Important environmental lessons made simple. That’s the goal of Modern Kids Design’s ECO 101. It’s a series we created to break down big ideas like ecosystems, the food chain, energy, healthy food, water and more into quick, easy fact sheets for busy kids and parents to discuss together if they’d like. Here, we talk about how biodiversity, or the huge variety of living things on the planet, and how it contributes to the Earth’s and humans’ overall health and happiness.
This is a repost of a blog we published earlier. Due to a myriad of tech challenges we referenced in another post, we lost a number of entries, so we are posting a few of them again to help with broken links. We’d like to take the opportunity, though, to ask you a question. What do you think of our Eco 101 series? Some of you have taken to sending us emails and we love that actually…. So, if you are so inclined, let us know what you think and what you’d like us to write about in the blog. As always, thanks for reaching out and for reading! 🙂
Someone once said that variety is the spice of life, and that is true with biodiversity, or the variety of living things found on Planet Earth. Biodiversity basically describes the range of species that live in a given area. (The best way to think of “species” is as living things that can reproduce together. For example, a poodle and a Chihuahua are part of the same species because they can have puppies together. A Chihuahua and a tabby cat are not part of the same species because they can’t create offspring.) The earth is full of different kinds of species. Scientists believe there are between 3 and 30 million different species living on Earth, though there could be much more than that. Many of the species are so rare they haven’t even been discovered yet. (To learn more about the incredible number and range of species on Earth, visit this National Geographic page.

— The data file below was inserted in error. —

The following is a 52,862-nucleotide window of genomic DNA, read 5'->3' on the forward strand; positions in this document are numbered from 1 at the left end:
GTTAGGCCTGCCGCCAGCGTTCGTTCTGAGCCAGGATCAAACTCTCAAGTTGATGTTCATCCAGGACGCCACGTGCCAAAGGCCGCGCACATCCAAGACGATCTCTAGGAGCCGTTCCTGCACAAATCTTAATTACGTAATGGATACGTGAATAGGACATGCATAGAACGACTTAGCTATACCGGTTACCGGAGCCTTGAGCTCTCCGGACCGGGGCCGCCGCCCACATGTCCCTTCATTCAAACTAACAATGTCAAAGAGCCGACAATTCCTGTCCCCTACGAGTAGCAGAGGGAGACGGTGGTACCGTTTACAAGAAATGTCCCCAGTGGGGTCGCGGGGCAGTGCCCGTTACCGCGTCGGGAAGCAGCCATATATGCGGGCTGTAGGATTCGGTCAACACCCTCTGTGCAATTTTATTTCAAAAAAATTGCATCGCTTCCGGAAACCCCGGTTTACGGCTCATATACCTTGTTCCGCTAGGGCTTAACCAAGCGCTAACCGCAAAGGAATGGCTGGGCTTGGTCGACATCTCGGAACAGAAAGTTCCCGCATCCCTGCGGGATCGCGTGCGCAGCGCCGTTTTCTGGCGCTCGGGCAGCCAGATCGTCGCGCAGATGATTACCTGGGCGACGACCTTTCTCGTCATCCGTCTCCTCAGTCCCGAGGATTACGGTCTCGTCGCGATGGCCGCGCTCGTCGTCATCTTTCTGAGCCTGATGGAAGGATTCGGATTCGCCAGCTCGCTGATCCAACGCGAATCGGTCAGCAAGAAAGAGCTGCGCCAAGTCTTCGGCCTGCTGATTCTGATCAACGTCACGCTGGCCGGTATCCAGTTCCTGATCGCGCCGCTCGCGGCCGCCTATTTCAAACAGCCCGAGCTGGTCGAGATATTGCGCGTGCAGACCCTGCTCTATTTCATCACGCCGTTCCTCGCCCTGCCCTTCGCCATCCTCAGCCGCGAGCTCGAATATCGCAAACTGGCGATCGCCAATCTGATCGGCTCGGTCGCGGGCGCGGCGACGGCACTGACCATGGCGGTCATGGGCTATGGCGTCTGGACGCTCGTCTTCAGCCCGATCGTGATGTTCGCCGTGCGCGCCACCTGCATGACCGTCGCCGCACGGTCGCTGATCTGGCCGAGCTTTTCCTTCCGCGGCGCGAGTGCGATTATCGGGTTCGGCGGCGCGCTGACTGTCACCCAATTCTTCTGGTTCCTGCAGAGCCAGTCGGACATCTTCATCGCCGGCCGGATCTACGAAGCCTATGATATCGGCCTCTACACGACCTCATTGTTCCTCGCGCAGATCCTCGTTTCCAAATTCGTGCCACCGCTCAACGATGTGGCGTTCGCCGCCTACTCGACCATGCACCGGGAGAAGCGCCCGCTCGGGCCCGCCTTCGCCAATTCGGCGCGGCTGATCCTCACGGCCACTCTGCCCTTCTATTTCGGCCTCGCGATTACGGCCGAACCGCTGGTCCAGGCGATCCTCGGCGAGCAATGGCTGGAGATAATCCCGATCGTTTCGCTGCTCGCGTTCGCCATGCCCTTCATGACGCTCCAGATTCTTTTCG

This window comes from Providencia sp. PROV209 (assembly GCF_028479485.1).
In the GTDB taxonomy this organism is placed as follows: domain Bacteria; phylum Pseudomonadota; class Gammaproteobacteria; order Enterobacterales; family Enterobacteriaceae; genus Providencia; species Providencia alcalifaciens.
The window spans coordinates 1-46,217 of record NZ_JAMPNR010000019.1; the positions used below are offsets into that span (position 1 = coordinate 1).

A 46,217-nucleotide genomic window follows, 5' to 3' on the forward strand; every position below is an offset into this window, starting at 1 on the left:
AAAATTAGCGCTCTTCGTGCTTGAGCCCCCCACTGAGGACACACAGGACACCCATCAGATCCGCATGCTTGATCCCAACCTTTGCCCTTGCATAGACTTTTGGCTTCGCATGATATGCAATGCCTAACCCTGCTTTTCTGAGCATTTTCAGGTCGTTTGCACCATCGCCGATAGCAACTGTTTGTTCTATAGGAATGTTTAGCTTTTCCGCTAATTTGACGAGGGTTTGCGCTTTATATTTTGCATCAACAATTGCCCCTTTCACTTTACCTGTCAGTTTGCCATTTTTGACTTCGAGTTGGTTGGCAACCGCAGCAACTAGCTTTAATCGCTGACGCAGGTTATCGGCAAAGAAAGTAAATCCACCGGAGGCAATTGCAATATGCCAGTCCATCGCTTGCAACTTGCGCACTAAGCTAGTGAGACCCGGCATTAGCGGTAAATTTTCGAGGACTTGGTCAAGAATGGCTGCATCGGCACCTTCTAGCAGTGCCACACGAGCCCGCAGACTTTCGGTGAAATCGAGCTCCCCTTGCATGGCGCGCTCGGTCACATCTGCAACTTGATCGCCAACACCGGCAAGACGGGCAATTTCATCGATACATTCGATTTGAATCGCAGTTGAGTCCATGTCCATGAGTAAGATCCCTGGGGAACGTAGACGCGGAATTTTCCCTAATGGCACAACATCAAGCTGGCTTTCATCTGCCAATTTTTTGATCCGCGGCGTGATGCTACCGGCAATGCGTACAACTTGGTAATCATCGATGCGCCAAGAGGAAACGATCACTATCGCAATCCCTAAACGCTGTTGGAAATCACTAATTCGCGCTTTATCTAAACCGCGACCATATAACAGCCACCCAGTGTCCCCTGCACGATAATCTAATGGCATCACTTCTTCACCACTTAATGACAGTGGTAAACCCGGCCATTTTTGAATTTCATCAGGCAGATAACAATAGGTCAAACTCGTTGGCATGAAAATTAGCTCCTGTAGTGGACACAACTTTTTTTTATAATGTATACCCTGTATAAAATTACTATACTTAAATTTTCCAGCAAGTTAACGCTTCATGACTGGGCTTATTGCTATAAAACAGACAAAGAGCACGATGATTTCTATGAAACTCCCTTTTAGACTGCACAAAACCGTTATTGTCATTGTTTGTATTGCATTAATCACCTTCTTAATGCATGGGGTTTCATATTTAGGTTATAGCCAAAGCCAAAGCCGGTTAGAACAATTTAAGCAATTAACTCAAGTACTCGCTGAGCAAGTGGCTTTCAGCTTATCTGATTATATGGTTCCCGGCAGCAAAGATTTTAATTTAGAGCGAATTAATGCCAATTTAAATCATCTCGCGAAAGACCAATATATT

With a quick trip into your local park, you can see how great the Earth’s biodiversity is. How many different kinds of trees do you see? Birds? Grass and flowers? There are more insects hiding in that grass than you could probably imagine! And if you used a microscope, you’d see even more bacteria. Most species are very different from each other – you’d probably never confuse a great blue whale with a banana, or even a jellyfish, for that matter! The same is true within a given species. Dogs, for instance, range from tiny Chihuahuas to giant Great Danes. For some fun games that illustrate biodiversity, guide your child to the American Natural History Museum’s biodiversity page.
This difference and variety is important for many reasons. One is that it makes life more interesting – think how much more fun it is to walk through a meadow full of dozens of species, like butterflies, colorful flowers, beautiful birds, weird bugs and waving grasses, than it is to walk through a yard where only one species is visible: grass. Or what if there was only one vegetable to eat – spinach – instead of the great variety we have to choose from, like carrots, peas, squash, peppers and much more?
Biodiversity is also important to humans because it provides us with the range of food and resources we need to live our lives, from trees that are turned into paper, to chickens that lay eggs, to plants that we turn into medicine. It also makes life more resilient, or able to survive changes, like warmer temperatures, drought or floods. If conditions grow too harsh for certain kinds of life in one area, other kinds of life might move in. For instance, the dinosaurs went extinct, or died out, millions of years ago because the climate changed suddenly. But a close relative of the dinosaur, birds, were different enough that they were able to live through the change.
Today, many more species face extinction than ever before. This is, in part, because of human activity. This includes pollution of our streams and rivers, driving cars that add carbon to the atmosphere that causes temperatures to warm, or cutting down too many trees. It is important to do all we can to help preserve, or keep, as many species as possible. Once a species has gone extinct, we cannot bring it back. We can do this by something as simple as riding a bike to school or the store rather than getting in the car. This keeps gasses out of the air that heat up our planet. Another way to help is by recycling products like paper. Paper comes from trees, which provide homes for many types of living creatures. By recycling, we reduce the need to cut down more trees.
Almost every wild place on earth is a habitat, or home, for some living creatures, so it is important that we take care of it all as if it is our own home. What are some steps that you’d recommend for protecting biodiversity? We’d love to hear your thoughts and ideas too. Your feedback is always welcome.